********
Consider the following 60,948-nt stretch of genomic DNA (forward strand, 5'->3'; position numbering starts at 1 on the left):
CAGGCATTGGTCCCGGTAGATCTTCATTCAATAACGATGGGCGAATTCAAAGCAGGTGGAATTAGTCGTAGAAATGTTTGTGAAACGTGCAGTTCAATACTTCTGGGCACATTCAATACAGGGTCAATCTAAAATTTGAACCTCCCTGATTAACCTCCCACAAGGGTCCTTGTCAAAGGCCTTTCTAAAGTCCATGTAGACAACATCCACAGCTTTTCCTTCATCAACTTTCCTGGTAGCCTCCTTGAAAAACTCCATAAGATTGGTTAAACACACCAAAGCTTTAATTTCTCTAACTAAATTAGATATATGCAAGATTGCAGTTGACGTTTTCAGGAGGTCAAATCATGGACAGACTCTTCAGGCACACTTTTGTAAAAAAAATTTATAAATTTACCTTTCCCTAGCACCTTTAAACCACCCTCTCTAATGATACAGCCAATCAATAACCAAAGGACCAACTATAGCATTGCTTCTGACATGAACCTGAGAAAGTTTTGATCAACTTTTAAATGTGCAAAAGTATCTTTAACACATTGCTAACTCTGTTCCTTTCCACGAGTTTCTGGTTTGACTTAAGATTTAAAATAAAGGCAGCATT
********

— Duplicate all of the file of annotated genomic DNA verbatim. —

Consider the following 60,948-nt stretch of genomic DNA (forward strand, 5'->3'; position numbering starts at 1 on the left):
CAGGCATTGGTCCCGGTAGATCTTCATTCAATAACGATGGGCGAATTCAAAGCAGGTGGAATTAGTCGTAGAAATGTTTGTGAAACGTGCAGTTCAATACTTCTGGGCACATTCAATACAGGGTCAATCTAAAATTTGAACCTCCCTGATTAACCTCCCACAAGGGTCCTTGTCAAAGGCCTTTCTAAAGTCCATGTAGACAACATCCACAGCTTTTCCTTCATCAACTTTCCTGGTAGCCTCCTTGAAAAACTCCATAAGATTGGTTAAACACACCAAAGCTTTAATTTCTCTAACTAAATTAGATATATGCAAGATTGCAGTTGACGTTTTCAGGAGGTCAAATCATGGACAGACTCTTCAGGCACACTTTTGTAAAAAAAATTTATAAATTTACCTTTCCCTAGCACCTTTAAACCACCCTCTCTAATGATACAGCCAATCAATAACCAAAGGACCAACTATAGCATTGCTTCTGACATGAACCTGAGAAAGTTTTGATCAACTTTTAAATGTGCAAAAGTATCTTTAACACATTGCTAACTCTGTTCCTTTCCACGAGTTTCTGGTTTGACTTAAGATTTAAAATAAAGGCAGCATT